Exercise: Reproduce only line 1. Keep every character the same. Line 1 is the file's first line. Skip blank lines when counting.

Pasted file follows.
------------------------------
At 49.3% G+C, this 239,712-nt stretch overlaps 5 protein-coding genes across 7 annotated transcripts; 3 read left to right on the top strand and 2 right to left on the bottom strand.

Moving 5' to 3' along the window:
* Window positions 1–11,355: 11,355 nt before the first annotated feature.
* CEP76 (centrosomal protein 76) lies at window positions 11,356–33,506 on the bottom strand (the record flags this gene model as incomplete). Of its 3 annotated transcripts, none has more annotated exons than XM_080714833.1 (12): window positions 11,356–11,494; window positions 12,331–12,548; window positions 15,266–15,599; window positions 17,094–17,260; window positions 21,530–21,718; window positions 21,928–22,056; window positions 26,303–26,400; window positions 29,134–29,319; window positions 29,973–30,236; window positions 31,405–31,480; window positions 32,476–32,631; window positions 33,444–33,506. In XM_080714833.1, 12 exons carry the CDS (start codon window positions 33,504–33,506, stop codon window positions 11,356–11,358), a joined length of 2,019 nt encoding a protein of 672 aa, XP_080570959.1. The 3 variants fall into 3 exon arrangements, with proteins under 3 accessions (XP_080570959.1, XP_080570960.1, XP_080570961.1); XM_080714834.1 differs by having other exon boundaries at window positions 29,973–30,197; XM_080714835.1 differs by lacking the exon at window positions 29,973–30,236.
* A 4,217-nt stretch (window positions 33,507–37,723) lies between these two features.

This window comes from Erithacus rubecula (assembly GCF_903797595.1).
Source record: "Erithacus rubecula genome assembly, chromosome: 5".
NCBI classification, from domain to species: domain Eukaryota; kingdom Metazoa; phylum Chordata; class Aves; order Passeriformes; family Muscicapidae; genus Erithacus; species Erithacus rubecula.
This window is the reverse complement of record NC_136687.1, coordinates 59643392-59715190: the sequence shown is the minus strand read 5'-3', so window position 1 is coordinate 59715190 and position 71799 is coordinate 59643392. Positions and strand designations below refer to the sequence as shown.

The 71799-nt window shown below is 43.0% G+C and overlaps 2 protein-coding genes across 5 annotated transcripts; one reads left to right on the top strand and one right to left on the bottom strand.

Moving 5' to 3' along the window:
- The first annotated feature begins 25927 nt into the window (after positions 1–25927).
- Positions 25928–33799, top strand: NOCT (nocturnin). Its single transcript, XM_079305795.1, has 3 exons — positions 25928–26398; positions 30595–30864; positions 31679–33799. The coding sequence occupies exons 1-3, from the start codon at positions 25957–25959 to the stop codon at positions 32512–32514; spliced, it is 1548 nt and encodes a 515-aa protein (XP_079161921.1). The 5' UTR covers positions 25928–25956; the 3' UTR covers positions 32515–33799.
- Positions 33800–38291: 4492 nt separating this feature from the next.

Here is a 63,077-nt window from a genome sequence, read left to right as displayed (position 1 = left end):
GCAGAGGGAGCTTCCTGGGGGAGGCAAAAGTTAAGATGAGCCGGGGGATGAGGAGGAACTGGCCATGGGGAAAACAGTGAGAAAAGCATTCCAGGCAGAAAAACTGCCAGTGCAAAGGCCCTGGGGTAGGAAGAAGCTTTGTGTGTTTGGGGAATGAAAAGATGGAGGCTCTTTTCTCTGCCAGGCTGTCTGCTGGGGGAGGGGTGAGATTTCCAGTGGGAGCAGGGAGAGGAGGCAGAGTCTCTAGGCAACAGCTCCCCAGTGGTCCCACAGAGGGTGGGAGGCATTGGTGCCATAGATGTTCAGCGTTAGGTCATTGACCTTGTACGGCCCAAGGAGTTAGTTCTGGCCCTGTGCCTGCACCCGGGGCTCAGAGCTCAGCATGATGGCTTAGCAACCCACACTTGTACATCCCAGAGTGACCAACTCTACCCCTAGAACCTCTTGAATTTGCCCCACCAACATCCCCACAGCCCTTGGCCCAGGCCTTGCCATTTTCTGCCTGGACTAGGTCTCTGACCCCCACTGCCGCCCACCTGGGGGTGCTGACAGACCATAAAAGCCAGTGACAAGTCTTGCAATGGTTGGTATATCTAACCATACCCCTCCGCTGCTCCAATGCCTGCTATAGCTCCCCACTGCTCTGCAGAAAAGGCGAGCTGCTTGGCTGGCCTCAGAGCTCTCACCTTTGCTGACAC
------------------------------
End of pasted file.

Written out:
At 49.3% G+C, this 239,712-nt stretch overlaps 5 protein-coding genes across 7 annotated transcripts; 3 read left to right on the top strand and 2 right to left on the bottom strand.